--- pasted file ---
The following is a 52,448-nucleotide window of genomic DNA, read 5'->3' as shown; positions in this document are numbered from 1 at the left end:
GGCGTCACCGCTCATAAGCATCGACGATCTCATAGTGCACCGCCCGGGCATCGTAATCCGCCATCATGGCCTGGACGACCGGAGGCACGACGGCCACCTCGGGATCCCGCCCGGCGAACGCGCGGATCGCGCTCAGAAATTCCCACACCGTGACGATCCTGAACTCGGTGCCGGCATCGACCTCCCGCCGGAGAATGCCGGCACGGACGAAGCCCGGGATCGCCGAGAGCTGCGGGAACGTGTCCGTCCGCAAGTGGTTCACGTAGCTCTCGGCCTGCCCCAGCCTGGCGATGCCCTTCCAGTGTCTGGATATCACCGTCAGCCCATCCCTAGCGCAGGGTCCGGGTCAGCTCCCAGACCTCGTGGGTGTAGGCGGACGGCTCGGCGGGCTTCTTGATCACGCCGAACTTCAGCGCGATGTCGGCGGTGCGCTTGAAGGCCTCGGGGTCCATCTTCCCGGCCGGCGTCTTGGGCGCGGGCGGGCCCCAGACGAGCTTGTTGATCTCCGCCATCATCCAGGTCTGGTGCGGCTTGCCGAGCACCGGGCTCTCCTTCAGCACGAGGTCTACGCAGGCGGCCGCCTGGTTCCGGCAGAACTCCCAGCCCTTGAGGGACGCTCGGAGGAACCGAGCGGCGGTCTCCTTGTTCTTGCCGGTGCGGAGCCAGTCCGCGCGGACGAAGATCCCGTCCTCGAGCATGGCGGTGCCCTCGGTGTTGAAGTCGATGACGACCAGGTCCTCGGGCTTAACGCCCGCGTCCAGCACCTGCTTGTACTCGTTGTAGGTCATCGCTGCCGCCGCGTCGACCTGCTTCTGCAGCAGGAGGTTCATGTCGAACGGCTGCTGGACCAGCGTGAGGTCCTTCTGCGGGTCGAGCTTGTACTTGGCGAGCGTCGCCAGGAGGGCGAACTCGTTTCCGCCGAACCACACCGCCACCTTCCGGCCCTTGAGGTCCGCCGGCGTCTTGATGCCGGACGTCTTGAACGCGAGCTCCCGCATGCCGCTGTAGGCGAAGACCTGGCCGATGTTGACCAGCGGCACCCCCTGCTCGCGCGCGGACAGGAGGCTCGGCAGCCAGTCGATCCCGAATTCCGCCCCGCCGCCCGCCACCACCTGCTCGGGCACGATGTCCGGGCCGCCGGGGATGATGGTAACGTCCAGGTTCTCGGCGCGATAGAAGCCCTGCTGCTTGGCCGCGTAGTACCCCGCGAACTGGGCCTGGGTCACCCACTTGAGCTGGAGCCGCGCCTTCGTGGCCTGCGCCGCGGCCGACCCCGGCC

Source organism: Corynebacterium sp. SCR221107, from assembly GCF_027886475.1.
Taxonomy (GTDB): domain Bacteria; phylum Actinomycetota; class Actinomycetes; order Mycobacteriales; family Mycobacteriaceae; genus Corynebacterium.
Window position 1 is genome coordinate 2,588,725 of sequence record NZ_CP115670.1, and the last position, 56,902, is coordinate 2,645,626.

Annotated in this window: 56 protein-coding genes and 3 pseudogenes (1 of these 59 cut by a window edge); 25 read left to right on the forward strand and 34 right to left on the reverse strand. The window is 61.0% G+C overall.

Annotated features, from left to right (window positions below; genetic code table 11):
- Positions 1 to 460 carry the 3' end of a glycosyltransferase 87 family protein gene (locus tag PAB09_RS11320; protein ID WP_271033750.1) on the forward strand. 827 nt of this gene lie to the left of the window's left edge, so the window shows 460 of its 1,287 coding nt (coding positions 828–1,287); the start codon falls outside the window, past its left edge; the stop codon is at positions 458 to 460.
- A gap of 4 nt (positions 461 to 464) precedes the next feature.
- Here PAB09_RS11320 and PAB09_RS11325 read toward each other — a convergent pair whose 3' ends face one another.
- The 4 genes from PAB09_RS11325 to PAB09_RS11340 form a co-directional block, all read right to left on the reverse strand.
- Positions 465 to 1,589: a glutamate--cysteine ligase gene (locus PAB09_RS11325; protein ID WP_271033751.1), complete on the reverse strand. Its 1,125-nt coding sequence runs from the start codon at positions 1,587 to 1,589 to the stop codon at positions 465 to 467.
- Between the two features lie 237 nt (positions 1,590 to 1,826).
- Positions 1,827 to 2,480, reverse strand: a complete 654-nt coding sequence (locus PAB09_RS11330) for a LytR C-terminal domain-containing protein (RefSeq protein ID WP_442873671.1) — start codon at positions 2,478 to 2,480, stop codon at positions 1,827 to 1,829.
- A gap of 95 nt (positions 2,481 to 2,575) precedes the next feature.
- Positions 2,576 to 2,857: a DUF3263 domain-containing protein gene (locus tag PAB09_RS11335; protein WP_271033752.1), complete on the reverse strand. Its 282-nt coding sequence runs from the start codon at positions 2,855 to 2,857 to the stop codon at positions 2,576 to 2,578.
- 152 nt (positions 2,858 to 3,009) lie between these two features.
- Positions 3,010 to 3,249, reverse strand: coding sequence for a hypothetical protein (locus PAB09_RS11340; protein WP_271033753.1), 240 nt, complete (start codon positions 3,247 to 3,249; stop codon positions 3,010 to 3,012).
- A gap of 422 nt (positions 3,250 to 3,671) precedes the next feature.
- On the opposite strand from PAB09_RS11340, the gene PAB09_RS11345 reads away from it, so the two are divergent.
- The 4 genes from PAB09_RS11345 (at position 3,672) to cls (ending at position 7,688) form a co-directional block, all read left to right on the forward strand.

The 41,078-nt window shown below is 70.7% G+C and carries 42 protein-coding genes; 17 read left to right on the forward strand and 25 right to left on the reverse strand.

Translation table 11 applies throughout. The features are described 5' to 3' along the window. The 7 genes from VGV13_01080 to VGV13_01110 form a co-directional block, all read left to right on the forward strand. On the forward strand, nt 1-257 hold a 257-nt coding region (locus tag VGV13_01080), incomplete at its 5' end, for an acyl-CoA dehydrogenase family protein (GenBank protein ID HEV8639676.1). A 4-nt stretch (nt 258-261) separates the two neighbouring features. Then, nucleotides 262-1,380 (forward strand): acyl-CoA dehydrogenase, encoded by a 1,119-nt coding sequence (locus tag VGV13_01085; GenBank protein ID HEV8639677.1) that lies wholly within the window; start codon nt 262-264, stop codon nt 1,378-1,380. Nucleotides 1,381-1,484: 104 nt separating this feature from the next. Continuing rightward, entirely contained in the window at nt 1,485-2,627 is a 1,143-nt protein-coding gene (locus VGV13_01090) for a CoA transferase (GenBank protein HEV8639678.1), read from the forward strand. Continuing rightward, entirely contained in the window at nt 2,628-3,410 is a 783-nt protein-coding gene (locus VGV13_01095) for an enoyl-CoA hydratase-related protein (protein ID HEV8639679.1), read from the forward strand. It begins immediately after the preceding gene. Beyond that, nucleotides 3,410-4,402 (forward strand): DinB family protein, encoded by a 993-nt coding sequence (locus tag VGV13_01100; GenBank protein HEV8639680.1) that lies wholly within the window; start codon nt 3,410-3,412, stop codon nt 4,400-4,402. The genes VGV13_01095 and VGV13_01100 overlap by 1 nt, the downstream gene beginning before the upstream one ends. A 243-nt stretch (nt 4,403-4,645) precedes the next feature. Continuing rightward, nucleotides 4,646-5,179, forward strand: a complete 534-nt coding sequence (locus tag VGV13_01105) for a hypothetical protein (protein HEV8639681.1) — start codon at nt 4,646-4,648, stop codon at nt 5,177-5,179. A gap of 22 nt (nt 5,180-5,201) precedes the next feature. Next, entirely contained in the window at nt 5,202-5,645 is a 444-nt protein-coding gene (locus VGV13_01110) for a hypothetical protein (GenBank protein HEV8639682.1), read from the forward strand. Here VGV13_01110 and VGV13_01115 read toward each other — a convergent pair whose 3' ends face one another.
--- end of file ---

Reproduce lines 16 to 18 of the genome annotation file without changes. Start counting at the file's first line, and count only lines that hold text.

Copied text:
- Positions 2,576 to 2,857: a DUF3263 domain-containing protein gene (locus tag PAB09_RS11335; protein WP_271033752.1), complete on the reverse strand. Its 282-nt coding sequence runs from the start codon at positions 2,855 to 2,857 to the stop codon at positions 2,576 to 2,578.
- 152 nt (positions 2,858 to 3,009) lie between these two features.
- Positions 3,010 to 3,249, reverse strand: coding sequence for a hypothetical protein (locus PAB09_RS11340; protein WP_271033753.1), 240 nt, complete (start codon positions 3,247 to 3,249; stop codon positions 3,010 to 3,012).